Street Art: Ashland Residents Ditch the Canvas for the Asphalt
Like so many young Ashlanders, Sarah Kreisman has done time on the mean streets of Portland. But she found the streets in the city’s famed Belmont and Hawthorne districts a little less mean.
“Those neighborhoods that had those beautiful little benches and libraries,” says Kreisman. “It felt like I was in a place where people were connecting with each other and caring about each other.”
And a major centerpiece for Kreisman is one that’s familiar to most that have passed through the area: the massive painted mural painted on the asphalt at the intersection of SE 33rd and Yamhill in the Sunnyside neighborhood. That’s why her ears perked up one of her neighbors, local artist Rachel Gibbs, was discussing her commission to design a similar painting for Portland’s South Tabor neighborhood, and when other neighbors suggested a similar piece of street art at the intersection of Faith and Wine streets in Ashland, where her neighborhood has hosted a block party for the last four years.
“Barbara was like street mural, and I was like, ‘ooh! I want to help!’” says Kreisman.
Kreisman and Gibbs, along with local artist Barbara Massey, and community advocate Kat Smith steeled themselves to the task of getting a piece of public art approved and funded; no small task.
“We started last September or October,” says Gibbs.
“Let’s just say that I’m glad that there’s four of us,” says Kreisman. “Because one of us doing it would have been a lot.”
The group had to get 100 percent buy-in from residents of the intersection, and go door-to-door to get 80 percent approval from houses within two blocks, as well as get approval from a long list of city agencies. They also spent several months working on the design, which Gibbs created by incorporating elements of the local flora fauna catalogued by Massey, a retired ornithologist.
“We knew we wanted a certain amount of flowers, it was more about placement,” says Gibbs. “The design process was more about how we wanted these birds, these flowers, these bees, but we had to figure out to to place them in a way that makes sense.”
Kreisman thinks the nature elements helped make it an easier sell to notoriously persnickety about public art city agencies, as did the proposal being non-commercial and away from downtown.
“I’m sure we could have found a lot of ways to have this thwarted,” says Kreisman.
Overall, she and Gibbs say that though there were a lot of hoops, there weren’t any that seemed totally unnecessary.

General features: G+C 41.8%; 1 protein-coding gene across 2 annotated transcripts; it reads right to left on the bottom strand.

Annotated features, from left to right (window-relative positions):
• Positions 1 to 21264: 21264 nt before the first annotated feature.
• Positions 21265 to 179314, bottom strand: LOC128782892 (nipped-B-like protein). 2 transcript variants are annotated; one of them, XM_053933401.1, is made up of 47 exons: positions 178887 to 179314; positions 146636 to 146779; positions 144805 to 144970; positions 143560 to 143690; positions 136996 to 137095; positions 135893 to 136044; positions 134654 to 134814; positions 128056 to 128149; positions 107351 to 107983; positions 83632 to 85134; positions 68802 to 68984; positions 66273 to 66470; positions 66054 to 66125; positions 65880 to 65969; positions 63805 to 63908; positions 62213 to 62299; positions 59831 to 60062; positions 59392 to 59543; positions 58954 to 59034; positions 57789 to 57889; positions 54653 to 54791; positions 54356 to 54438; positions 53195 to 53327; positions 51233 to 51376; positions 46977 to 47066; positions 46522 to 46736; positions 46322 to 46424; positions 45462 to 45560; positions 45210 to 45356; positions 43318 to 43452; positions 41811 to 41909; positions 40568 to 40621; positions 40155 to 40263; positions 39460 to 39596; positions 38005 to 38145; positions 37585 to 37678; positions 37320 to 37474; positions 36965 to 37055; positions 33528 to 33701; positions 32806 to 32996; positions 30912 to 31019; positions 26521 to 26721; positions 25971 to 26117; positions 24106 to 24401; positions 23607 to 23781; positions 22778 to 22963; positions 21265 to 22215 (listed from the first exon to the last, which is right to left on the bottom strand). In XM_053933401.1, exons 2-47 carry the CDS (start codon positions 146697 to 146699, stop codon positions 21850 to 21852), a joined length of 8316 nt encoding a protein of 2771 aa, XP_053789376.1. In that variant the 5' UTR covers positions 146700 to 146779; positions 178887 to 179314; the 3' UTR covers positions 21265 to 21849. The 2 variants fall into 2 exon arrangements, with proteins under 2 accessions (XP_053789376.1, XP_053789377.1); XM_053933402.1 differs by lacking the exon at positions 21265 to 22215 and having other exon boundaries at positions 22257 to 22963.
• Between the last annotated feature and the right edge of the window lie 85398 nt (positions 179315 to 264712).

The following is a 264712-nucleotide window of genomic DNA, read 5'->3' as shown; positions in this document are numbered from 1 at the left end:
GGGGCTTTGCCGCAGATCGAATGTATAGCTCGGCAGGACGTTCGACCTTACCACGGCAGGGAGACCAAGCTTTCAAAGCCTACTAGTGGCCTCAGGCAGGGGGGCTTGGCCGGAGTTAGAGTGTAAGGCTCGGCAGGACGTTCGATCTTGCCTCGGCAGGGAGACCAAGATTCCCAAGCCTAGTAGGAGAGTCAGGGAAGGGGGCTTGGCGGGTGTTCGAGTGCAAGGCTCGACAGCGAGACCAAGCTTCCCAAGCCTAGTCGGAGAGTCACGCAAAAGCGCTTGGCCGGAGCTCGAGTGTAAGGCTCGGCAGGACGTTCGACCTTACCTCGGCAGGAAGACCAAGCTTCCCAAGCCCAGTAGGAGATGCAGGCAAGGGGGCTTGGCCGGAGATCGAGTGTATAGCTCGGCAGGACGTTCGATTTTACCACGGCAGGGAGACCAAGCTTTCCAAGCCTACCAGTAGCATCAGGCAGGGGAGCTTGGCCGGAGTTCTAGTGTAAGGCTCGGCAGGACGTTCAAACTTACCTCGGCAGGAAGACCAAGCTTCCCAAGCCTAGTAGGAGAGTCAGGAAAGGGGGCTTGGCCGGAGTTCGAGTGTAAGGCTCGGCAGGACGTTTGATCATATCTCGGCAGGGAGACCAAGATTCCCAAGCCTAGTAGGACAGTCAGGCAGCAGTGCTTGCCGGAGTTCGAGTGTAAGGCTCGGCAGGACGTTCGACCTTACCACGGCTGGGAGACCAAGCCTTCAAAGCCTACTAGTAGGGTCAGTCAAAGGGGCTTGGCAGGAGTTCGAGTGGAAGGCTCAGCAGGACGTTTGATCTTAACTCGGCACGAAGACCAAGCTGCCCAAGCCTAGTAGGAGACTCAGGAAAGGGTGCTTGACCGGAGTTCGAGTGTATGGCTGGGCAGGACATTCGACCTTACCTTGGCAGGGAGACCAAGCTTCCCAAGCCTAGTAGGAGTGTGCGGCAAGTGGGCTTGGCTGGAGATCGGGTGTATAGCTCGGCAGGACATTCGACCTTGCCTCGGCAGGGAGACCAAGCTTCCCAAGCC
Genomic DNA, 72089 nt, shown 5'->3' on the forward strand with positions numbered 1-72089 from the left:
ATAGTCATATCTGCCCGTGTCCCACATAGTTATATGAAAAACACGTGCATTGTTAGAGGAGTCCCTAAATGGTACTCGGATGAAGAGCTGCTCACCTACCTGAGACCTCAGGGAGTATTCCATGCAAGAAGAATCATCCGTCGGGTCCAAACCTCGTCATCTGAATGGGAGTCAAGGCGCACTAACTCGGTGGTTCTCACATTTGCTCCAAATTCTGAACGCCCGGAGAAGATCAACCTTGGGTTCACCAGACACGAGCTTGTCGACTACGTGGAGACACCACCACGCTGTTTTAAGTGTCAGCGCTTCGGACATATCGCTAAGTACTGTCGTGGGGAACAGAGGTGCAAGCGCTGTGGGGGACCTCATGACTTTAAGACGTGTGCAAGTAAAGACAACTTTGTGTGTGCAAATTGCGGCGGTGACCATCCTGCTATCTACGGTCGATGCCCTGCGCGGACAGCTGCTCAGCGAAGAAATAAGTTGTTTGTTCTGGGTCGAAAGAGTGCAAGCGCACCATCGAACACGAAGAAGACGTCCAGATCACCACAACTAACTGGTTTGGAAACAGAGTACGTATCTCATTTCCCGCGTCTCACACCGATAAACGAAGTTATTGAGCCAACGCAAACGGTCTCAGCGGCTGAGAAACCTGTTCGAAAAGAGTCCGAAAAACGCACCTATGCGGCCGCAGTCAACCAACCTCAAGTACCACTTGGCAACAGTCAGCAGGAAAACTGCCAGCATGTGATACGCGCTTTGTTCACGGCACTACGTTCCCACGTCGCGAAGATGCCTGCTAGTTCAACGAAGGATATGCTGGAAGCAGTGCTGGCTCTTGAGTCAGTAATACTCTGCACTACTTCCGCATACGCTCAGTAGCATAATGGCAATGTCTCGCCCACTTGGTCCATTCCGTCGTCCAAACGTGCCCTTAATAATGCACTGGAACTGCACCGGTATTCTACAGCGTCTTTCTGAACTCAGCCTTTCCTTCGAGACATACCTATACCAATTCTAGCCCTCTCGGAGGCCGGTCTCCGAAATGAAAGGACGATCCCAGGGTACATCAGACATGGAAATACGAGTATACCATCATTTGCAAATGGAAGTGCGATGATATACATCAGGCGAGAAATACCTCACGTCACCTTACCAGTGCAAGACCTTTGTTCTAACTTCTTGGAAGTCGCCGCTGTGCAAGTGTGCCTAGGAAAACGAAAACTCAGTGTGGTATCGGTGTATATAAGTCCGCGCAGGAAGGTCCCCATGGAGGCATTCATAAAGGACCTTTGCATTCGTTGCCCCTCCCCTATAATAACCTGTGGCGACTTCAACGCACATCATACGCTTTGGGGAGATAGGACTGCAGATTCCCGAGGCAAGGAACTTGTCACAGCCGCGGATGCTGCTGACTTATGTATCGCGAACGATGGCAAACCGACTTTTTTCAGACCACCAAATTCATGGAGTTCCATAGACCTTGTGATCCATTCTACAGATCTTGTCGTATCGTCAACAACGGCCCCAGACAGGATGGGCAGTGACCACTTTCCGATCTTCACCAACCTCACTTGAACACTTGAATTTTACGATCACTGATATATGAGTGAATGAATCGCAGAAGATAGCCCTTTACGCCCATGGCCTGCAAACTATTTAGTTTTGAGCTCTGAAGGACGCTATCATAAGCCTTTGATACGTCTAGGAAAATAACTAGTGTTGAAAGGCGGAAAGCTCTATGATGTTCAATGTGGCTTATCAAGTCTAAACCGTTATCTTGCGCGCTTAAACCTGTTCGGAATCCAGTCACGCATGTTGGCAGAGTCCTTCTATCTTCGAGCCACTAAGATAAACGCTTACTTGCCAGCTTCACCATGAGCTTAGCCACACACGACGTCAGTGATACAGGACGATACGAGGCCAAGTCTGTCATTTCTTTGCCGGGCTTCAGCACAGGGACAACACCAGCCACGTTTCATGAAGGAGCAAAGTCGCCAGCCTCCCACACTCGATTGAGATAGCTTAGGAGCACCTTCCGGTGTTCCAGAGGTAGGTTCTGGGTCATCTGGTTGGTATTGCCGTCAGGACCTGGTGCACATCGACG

More than just beautifying the neighborhood, Kreisman says it will help get people to slow down while driving through the neighborhood by encouraging them to slow down and take a look, which is important since the city won’t install speed bumps.
But that isn’t the mural’s only value.
“It’s a community building exercise,” says Gibbs. “Art is really important. We live in a society where we just rush rush rush, and taking the time to appreciate things is important.”
“I’m hoping that this will encourage others in the community to this sort of thing,” says Kreisman. “Ashland is exactly the sort of community for this sort of thing.”
The final design is 28 feet by 28 feet, and require more than $1,000 worth of paint to install and touch up.
“We got a lot of help with budgets and planning from the community organizations in Portland that I had worked with,” says Gibbs.
And after nearly a year of planning and meetings, the team is ready to bring that design to life in latex and asphalt on the date of the neighborhood’s fourth annual block party, Sat., August 26 and Sun., August 27, when volunteers are invited to pitch in and paint two-foot square sections of the mural with the aid trained local artists.
“The larger pieces are all stencils,” says Gibbs. “The rest of it is all just filling in in-between.”
All ages and skill levels are invited, and afterwards all are invited to the block party. They’re especially hoping to get kids in on the painting.
Those looking for more info can contact the neighborhood organizers through the Faith and Wine 4th Annual Block Party page on Facebook, or through the GoFundMe page that was set up to pay for the mural.
Gibbs says that from talking with organizations in Portland, they estimate that it will take between 20 and 40 people each working a four-hour shift to complete the mural on time.
And if enough volunteers don’t show up to pitch in on their own, then Kreisman and Gibbs say they will just start texting friends and work overtime.
“No way we’re not going to not do it,” says Kreisman. “Eff that.”
Street Mural Painting Party
7 am-7pm Sat., August 26 and Sun., August 27
Intersection of Faith and Wine streets, Ashland